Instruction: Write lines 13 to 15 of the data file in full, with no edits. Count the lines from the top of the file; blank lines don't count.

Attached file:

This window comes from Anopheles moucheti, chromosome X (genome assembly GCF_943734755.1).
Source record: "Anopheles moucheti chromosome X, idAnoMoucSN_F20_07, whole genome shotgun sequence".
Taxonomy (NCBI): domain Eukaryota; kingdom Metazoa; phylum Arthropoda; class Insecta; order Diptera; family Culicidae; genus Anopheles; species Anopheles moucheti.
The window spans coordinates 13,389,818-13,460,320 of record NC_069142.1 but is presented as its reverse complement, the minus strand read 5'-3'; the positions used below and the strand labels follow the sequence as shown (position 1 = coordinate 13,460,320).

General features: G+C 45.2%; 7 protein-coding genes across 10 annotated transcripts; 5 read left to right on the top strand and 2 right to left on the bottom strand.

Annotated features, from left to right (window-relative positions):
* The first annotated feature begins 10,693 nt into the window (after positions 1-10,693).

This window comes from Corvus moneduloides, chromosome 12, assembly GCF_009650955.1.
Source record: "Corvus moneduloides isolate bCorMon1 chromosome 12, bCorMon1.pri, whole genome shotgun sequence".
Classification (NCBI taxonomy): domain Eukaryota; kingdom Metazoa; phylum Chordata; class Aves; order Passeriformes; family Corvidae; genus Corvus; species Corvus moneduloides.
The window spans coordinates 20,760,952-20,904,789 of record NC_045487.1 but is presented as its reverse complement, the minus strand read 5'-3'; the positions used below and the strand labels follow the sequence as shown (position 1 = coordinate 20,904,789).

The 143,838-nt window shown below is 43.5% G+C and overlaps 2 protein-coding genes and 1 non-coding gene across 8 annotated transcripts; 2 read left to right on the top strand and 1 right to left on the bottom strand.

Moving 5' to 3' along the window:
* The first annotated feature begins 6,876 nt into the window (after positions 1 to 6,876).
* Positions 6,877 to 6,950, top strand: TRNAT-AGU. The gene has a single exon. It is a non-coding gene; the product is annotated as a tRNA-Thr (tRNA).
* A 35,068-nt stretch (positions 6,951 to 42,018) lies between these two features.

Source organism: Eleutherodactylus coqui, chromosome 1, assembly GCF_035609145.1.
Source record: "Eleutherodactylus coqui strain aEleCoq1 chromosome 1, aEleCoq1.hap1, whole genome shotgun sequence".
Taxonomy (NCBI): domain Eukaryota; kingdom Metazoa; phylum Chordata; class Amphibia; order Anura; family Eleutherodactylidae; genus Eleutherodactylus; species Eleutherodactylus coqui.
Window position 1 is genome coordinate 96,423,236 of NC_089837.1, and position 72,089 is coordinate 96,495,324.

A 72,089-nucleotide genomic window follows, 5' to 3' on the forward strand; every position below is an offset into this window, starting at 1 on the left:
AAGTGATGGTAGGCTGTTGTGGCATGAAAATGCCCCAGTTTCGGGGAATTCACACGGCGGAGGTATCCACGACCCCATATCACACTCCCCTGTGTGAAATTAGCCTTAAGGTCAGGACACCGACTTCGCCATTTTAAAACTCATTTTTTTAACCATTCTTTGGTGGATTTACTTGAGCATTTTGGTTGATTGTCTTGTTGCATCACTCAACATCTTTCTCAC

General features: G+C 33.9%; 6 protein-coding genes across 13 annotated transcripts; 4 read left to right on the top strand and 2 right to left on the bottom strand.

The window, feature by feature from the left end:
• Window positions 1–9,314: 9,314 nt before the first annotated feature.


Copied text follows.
Moving 5' to 3' along the window:
* The first annotated feature begins 6,876 nt into the window (after positions 1 to 6,876).
* Positions 6,877 to 6,950, top strand: TRNAT-AGU. The gene has a single exon. It is a non-coding gene; the product is annotated as a tRNA-Thr (tRNA).